Private View held by Richard Andrews
Dali & Film is the first exhibition to focus on the relationship between the paintings and films of Salvador Dali, who, through his collaborations with Luis Bunuel, Alfred Hitchcock, the Marx Brothers and Walt Disney, created some of the most memorable and influential scenes in avant-garde cinema. Arranged chronologically, it brings together more than 100 works, including over 60 paintings, seen alongside Dali's major film projects such as 'Un Chien andalou, L'Age d'or', 'Spellbound' and Destino, as well as associated photographs, designs, drawings and manuscripts. The first two films that he co-wrote with Luis Bunuel are marked by Dali's vivid imagination and his engagement with the Freudian theories that energised Surrealism, especially the study of dreams and the unconscious. These films include haunting images such as the slicing of an eyeball with a razor and a hand infected with ants, and as this exhibition reveals, Dali had already explored these images in major paintings, such as 'Apparatus and Hand' and 'Inaugural Goose Flesh'. It also shows how in subsequent paintings Dali employed a new cinematic atmosphere, such as in 'Morning Ossification of the Cypress'. Dali imagined films throughout his life, producing poetic texts and sketches, scenarios and paintings. The dream sequence for Hitchcock's thriller 'Spellbound' brought to a grand scale the imagery of contemporary paintings such as 'Melancholy, Atomic, Uranic Idyll'. Walt Disney's 'Destino' is being shown along with related drawings by Dali for the first time in the Britain. Tate Modern until 9th September.
Alice Through The Looking Glass explores contemporary science as seen through Lewis Carroll's children's stories Alice in Wonderland and Through the Looking Glass. It demystifies the wonders of perception over reality, using the storylines and characters from Alice's magical world, revealing how we turn barely adequate information from our senses into a detailed perception of the world, demonstrating what the human brain is capable of. The exhibition features over 60 hands on exhibits, divided into themed areas based on the original storylines. "Is seeing really believing?" is the key question that it asks - the same conundrum that Alice faces. Among the exhibits are the engendered sensation of falling down the rabbit hole; a camera to showing where visitors would end up if they actually fell through the Earth; silly croquet with the Queen of Hearts, revealing forces, momentum and the 'magic' of the ellipse to sink a hole-in-one; a hall of doors, which seemingly go on forever, with something intriguing behind every door; the Mad Hatter's Tea Party, where a falling drop of liquid can be frozen in time; a magical dressing table that makes everyday noises much louder and shows what sounds would look like if they could be seen in the mirror; and the opportunity for visitors to discover how they - and the world around them - would look if they were shrink down in size, stretched or squashed. At-Bristol, Harbourside, Bristol until November.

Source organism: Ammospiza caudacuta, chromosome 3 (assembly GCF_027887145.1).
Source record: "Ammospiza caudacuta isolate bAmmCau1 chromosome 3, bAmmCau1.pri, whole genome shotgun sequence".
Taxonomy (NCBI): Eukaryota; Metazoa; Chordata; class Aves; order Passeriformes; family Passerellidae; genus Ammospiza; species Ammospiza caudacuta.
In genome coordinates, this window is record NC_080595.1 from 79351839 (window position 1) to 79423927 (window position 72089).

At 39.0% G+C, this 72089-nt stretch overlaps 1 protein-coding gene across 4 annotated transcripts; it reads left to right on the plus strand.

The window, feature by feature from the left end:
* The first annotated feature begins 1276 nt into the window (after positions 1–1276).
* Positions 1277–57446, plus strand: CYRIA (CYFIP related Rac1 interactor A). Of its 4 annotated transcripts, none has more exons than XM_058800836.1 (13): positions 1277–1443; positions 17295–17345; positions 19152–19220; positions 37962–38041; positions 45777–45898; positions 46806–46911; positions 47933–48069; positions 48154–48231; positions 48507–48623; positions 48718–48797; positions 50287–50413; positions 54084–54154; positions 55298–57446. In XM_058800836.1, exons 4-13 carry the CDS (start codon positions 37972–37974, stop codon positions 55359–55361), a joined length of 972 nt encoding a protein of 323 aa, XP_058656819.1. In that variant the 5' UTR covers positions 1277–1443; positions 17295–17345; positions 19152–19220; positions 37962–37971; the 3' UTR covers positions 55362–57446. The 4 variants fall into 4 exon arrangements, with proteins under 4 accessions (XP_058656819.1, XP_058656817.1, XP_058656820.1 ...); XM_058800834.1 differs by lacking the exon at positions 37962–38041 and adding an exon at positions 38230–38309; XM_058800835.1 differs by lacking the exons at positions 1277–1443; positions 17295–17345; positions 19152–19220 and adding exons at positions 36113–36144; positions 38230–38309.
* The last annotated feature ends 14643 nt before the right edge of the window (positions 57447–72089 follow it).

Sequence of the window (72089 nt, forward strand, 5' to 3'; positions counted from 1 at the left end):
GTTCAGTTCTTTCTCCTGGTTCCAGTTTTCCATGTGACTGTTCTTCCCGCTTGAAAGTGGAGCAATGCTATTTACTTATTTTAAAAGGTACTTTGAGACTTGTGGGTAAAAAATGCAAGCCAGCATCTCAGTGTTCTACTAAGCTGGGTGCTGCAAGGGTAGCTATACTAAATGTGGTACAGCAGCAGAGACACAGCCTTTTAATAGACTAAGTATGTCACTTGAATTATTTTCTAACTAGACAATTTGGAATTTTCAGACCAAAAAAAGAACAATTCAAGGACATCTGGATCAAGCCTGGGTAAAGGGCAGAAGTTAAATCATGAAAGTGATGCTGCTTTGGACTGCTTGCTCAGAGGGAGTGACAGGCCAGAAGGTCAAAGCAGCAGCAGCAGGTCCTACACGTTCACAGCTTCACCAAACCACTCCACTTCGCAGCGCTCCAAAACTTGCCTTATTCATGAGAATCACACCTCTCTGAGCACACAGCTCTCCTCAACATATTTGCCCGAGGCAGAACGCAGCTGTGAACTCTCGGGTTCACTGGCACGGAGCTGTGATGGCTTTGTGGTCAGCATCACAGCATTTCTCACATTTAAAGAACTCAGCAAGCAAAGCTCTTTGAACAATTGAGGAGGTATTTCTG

Prunella Clough is one of the most interesting and significant modernist British painters of the post war period, who devoted her career to finding beauty in unconsidered aspects of the urban and industrial landscape. She scrutinised the surfaces and textures of the contemporary environment, transforming subjects such as lorries and factory yards, the detritus of street and gutter, and the bright colours of plastics into images of compelling mystery and beauty. The exhibition comprises over 30 works from across Clough's career, with a group of her early social realist paintings contrasted with a group of abstracted canvasses from her better known later work. The juxtaposition demonstrates that Clough's preoccupation with abstract formal qualities - composition, colour and texture - while in the foreground in the later works, also clearly underpinned her earlier, figurative work. Among the highlights are early paintings such as 'Fishermen in a Boat', 'Lowestoft Harbour', 'Lorry with Ladder' and 'Man Entering Boiler House' and the late abstracted works 'Samples', 'Spin Off' and 'Disused Land'. At the heart of the show is an archive display of Clough's photographs, which gives an insight into her complex and layered working process, and her very particular vision of the modern world. Tate Britain until 27th August.
The Planetarium And Astronomy Galleries complete the £16m Time and Space Project, designed to bring the excitement of contemporary astrophysics to Britain's oldest astronomical institution. The centrepiece is a 120 seater state of the art planetarium, featuring a £1m laser projector made by US defence contractor Evans & Sutherland, which is only the second of its kind in the world. The planetarium shows are presented by the Royal Observatory's expert astronomers, ensuring visitors receive a truly authoritative guide. The opening show is The Life And Death Of Stars, an introduction to the mysteries and wonders of the night sky, giving a virtual tour of the solar system and beyond. The three Astronomy Galleries reveal how the universe expanded and how the solar system was formed; show the techniques used by current astronomers to explore the universe, alongside historic instruments explaining humanity's early understanding of the planets; and feature 'interactives' that allow the Observatory's experts to answer questions. Among the highlights are the Gibeon meteorite, which landed 4.5bn years ago; a soundscape composed by Martyn Ware from the noise of pulsars, solar winds and Shuttle launches; a grand orrery of 1780, a mechanical model of the solar system as understood at that time, with earth and only five planets; and the burning lens and thermometers used by William Herschel, who discovered Uranus, to detect infrared light. The education centre has computerised links to the National Schools Observatory, and access to remote telescopes in Australia and Hawaii, enabling children to view the night sky by day. The Royal Observatory, Greenwich, continuing.